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Disbanding the Royal Irish Constabulary and its aftermath
October 11, 2022 @ 6:00 pm - 7:15 pmFree
On 17 August 1922, the last remaining members of the Royal Irish Constabulary left Dublin Castle and were replaced by the new Civic Guard (later An Garda Síochána). This marked the end of a process of disbanding the force that had begun in April, as stipulated in the Anglo-Irish Treaty.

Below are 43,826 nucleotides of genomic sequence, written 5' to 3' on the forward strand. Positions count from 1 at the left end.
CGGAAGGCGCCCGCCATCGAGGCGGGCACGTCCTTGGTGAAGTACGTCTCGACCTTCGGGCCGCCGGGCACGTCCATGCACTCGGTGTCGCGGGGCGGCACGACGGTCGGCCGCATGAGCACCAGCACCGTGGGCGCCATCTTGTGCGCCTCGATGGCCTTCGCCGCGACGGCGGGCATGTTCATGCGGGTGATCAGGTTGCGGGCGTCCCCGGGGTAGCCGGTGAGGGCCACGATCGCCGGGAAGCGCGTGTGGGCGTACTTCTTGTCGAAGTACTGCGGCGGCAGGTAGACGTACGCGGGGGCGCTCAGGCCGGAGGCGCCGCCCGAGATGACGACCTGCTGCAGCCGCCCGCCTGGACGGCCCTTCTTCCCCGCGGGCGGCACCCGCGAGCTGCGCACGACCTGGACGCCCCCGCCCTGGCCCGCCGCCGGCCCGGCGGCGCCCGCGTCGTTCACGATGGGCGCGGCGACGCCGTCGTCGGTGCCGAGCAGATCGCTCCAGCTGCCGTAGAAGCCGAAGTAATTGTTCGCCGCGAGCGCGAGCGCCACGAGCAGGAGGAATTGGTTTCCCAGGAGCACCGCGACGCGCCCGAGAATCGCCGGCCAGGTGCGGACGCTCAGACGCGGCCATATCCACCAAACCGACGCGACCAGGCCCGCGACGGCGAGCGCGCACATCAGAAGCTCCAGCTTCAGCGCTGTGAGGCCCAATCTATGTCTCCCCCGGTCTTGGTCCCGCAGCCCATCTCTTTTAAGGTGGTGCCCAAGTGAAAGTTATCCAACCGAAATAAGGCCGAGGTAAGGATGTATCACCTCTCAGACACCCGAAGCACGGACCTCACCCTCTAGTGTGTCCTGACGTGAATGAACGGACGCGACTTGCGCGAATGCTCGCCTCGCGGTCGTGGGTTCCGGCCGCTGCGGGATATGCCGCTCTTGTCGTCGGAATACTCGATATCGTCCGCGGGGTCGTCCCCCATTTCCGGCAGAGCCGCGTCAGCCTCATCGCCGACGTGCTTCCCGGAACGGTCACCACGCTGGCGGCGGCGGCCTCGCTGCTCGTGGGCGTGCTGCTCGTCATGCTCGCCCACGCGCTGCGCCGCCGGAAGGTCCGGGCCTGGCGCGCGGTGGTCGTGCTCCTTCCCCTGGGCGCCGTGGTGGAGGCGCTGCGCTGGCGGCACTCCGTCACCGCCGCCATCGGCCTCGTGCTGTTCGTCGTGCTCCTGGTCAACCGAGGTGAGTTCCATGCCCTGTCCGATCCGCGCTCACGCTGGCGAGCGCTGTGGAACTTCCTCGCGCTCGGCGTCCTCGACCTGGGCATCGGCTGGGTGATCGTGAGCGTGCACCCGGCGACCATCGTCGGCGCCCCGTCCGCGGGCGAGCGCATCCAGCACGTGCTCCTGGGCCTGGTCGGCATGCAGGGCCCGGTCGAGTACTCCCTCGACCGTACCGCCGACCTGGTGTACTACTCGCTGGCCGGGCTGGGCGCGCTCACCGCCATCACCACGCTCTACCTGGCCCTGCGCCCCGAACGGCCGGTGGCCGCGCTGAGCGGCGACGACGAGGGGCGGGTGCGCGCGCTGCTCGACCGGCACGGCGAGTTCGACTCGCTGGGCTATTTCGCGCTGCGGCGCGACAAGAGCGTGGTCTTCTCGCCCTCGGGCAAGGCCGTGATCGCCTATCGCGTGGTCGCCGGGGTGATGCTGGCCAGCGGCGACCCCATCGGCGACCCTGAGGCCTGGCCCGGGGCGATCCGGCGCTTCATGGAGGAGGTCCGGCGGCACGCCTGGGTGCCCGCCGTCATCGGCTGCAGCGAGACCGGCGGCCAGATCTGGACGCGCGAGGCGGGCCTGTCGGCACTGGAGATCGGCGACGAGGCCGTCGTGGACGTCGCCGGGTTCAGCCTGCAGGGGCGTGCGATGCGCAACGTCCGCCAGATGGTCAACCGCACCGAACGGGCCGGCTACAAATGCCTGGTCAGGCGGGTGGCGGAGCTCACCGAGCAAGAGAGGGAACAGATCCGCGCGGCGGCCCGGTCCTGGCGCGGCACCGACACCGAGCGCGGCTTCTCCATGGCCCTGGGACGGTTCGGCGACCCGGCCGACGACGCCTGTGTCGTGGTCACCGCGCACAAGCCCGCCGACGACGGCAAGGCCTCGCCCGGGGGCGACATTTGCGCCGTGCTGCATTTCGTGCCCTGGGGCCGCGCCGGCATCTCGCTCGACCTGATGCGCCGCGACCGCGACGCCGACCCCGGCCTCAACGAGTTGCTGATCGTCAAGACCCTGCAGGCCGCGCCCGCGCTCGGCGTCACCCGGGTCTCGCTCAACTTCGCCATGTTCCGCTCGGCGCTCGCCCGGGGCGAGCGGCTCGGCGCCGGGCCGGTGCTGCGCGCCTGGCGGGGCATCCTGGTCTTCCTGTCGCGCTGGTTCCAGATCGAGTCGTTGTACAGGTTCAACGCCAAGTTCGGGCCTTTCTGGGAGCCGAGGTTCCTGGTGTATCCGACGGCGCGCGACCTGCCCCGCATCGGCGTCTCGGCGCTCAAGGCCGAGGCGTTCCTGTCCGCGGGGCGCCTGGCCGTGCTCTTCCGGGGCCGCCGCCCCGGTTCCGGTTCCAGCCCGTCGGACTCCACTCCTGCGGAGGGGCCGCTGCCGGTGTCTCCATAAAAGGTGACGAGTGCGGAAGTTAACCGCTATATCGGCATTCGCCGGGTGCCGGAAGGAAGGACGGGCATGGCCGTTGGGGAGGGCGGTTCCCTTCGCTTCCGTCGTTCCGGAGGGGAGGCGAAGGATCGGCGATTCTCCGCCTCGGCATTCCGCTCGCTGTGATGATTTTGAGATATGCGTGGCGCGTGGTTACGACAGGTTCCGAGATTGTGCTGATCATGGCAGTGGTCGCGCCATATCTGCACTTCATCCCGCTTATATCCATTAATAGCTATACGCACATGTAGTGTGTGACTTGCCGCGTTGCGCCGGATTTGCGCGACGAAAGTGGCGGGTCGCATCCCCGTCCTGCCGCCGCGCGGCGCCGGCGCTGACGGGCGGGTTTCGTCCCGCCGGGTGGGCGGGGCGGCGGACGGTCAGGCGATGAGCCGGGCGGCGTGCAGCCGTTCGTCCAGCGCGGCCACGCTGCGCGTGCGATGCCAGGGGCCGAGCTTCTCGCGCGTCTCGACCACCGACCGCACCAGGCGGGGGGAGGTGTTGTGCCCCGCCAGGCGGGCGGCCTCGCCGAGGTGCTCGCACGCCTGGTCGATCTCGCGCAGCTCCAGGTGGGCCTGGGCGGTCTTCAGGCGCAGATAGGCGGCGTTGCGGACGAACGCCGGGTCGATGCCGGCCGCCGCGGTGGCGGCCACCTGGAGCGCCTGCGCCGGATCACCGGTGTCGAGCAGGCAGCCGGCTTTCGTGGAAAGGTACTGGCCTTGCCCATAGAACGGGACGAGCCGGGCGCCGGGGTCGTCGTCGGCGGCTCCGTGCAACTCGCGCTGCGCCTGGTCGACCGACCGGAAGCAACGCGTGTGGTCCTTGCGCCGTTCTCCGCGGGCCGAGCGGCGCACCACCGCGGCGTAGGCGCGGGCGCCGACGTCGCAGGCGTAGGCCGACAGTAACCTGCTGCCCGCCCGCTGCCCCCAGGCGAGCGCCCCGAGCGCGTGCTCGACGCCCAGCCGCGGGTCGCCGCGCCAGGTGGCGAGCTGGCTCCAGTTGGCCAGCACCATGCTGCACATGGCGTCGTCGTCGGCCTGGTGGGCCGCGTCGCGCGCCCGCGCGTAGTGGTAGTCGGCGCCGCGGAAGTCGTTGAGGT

The impact of the disbandment of the force and the legacies of a career in the RIC during the Irish Revolution – for both the men and their families – lasted well beyond 1922. Pearse Street Library hosts Dr. Brian Hughes for a talk that will examine the last days of the RIC in Dublin and elsewhere. It will also trace some of the experiences of Irish-born men disbanded from the force. Many were able to settle reasonably successfully into the new Irish Free State, including a small number who joined the Civic Guard. Others suffered violence, intimidation, or petty harassment. Staying in the RIC to the very end often meant temporary or permanent exile from Ireland, usually to Britain or the Dominions, and the challenge of finding new accommodation and employment. Most who wished to continue a career in policing were forced to do so as far away as Palestine or in other colonial forces. Counted among the ‘losers’ of the Irish Revolution, their experiences were ultimately varied and often personal.